Travels in Italy, between 1792 and 1798; containing a view of the late revolutions. Also a suppl. comprising instructions for travelling in France.2 vols (Google eBook)

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1802
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Page 148 - The Kings of Sardinia and Naples, the Pope, and the Duke of Parma, are separated from the coalition. You have expelled the English from Leghorn, Genoa, and Corsica. Yet higher destinies await you ! You will prove yourselves worthy of them...
Page 141 - ... obliging ourfelves, under our faith and word, to approve and ratify them in fpecial form, in order that they may be valid and inviolable in all future time. AiTured of the fentiments of good •will which you have tnanifclîcd, we have abHained from remov...
Page 113 - He made no reply — again me afkcd the fame queftion — he ftill was filent — but, on it's being repeated a third time, called for a lemon, cut it in two, fqueezed all the juice out of one-half, threw it away ; then fqueezed the juice out of the other half, and threw that away likewife. Thus was the Lady...
Page 140 - DESIRING to terminate amicably our differences with the French Republic by the retreat of the Troops which you command, we...
Page 81 - On seeing the soldiers, she earnestly petitioned for life and liberty, telling them that she had been four years confined in that cruel manner for attempting to elope with a young man, who had long been master of her heart. The soldiers instantly struck off her fetters ; upon which she besought them to lead her into the open air ; they represented to her, that on quitting the shelter of the convent she would be exposed to a shower of cannon balls.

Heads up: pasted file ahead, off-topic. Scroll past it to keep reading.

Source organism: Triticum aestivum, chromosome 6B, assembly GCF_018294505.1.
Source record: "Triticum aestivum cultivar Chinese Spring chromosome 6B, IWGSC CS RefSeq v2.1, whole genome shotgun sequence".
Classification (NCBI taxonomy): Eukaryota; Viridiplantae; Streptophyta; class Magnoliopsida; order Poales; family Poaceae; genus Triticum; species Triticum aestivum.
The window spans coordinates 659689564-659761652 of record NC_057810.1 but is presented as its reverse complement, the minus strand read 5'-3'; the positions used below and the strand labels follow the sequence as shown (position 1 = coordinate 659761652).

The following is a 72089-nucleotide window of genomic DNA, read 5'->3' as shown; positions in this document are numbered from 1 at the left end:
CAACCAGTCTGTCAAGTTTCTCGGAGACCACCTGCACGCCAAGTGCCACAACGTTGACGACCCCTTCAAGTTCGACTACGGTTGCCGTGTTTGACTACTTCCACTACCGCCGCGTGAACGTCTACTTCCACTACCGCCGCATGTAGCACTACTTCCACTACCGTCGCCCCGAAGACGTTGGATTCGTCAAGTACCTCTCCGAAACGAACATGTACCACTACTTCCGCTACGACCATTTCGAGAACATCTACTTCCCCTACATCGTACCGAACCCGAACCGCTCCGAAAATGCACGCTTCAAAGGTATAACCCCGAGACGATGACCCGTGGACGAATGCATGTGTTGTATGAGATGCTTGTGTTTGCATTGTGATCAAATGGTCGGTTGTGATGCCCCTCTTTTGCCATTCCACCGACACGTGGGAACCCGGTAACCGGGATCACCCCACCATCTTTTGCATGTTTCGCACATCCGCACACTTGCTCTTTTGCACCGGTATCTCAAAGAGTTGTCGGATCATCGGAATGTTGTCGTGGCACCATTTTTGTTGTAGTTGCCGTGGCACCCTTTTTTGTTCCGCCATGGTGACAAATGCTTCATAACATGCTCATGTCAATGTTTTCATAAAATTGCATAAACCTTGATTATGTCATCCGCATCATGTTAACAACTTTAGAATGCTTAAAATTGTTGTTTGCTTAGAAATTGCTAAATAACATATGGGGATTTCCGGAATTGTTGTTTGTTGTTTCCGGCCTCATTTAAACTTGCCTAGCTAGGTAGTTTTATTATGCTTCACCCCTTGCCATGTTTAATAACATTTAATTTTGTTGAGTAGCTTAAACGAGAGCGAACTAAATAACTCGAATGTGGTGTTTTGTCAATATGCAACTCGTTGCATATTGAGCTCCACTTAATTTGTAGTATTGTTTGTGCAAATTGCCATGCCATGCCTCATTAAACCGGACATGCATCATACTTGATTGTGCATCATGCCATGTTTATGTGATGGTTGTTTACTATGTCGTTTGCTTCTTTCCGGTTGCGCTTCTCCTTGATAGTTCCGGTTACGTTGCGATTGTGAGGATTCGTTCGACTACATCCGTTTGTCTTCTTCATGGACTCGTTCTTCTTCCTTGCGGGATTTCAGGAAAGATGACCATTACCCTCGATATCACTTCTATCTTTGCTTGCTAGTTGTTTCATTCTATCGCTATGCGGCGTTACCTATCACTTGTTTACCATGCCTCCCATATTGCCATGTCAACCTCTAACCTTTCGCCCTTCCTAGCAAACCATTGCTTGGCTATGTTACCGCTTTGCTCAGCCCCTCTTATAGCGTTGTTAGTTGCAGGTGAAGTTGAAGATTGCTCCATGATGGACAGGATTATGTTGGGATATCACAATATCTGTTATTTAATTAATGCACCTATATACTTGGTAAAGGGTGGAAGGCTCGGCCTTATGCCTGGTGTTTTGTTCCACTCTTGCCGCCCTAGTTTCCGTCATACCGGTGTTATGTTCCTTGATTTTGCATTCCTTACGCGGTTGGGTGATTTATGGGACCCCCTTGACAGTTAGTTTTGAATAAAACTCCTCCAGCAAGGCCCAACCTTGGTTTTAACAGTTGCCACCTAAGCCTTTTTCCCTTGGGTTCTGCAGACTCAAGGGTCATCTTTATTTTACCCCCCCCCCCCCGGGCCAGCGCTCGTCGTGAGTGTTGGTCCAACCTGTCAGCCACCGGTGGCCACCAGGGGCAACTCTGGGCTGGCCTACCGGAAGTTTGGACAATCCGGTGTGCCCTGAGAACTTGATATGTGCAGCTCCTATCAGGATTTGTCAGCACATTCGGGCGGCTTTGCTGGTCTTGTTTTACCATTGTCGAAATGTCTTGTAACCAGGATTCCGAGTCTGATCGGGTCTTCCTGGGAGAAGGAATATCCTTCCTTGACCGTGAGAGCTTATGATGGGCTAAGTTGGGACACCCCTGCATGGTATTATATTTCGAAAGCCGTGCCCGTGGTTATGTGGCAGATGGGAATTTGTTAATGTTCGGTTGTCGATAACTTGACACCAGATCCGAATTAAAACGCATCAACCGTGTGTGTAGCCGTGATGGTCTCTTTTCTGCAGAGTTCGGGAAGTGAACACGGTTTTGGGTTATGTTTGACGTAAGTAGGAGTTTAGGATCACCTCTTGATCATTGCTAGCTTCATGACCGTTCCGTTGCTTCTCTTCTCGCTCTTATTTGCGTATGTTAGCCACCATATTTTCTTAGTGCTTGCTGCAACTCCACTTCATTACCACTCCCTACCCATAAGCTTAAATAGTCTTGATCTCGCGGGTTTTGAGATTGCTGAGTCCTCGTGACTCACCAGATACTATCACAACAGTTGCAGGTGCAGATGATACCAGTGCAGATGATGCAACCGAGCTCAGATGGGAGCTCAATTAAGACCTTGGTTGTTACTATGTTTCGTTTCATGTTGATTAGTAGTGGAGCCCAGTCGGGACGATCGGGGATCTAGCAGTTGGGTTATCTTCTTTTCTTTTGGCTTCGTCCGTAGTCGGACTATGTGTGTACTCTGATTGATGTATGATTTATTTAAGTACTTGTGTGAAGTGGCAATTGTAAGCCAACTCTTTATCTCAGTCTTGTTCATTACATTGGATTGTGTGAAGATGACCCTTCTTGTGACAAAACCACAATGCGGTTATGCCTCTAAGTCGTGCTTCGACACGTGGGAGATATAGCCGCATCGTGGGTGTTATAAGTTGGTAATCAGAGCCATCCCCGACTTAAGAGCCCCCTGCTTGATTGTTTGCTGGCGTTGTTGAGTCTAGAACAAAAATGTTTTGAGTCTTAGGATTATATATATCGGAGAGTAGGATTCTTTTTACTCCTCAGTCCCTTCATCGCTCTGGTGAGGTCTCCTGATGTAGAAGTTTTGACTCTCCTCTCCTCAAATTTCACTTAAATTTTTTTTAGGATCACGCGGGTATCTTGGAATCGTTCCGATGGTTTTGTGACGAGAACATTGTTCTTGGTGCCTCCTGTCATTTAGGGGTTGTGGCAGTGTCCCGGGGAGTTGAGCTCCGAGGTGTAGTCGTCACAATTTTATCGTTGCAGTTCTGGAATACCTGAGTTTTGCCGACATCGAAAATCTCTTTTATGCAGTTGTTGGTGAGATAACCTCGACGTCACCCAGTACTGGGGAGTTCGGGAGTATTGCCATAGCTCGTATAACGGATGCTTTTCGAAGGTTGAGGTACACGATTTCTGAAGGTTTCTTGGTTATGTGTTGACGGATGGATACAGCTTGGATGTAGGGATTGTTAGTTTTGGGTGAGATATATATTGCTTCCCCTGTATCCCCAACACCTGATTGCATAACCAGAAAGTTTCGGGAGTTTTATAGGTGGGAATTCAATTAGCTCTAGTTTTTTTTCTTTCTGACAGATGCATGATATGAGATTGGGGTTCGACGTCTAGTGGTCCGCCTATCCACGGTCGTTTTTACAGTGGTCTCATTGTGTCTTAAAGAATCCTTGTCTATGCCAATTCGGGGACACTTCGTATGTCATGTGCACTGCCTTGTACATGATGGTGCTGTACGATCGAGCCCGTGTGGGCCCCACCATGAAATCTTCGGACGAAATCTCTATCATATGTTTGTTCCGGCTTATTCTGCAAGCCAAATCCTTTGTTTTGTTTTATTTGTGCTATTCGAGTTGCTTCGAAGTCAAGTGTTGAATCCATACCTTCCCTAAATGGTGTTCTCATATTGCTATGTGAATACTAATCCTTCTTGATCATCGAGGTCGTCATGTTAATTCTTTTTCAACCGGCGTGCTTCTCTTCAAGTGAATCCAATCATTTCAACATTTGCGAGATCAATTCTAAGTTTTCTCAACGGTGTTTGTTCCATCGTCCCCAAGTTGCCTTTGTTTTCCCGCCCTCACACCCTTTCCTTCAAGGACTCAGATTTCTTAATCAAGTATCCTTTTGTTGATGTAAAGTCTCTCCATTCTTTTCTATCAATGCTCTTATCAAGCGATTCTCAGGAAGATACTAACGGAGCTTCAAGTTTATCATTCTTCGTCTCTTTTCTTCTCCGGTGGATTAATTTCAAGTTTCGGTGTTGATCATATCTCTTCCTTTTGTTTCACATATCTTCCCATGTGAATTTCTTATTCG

Page 324 - Siena, made in 1193, is so famous for the quantity and quality of its water, as to be mentioned in the Inferno of Dante...
Page 345 - The length of it was four stadia or furlongs, the breadth the like number of acres ; with a trench of ten feet deep, and as many broad, to receive the water, and seats enough for 150,000 menf.
Page 112 - Italy, too, was a mine replete with wealth; and while the major part of her Citizens, dazzled by fpecious promifes^ and fafcinated by a phantom falfely called Liberty, were blind to the real intentions of their Conqueror, he, though naturally envelloped with...
Page 154 - To that branch of French philofophy, however, termed FREE-THINKING, may we attribute the errors of BUONAPARTE, and the growth of thofe licentious maxims and manners, which have brought an unoffending Monarch to the guillotine, deftroyed the peace of Society, and deluged Europe with blood. But to have done with this long digref-» fion, and continue my narrative reflecting Rome.

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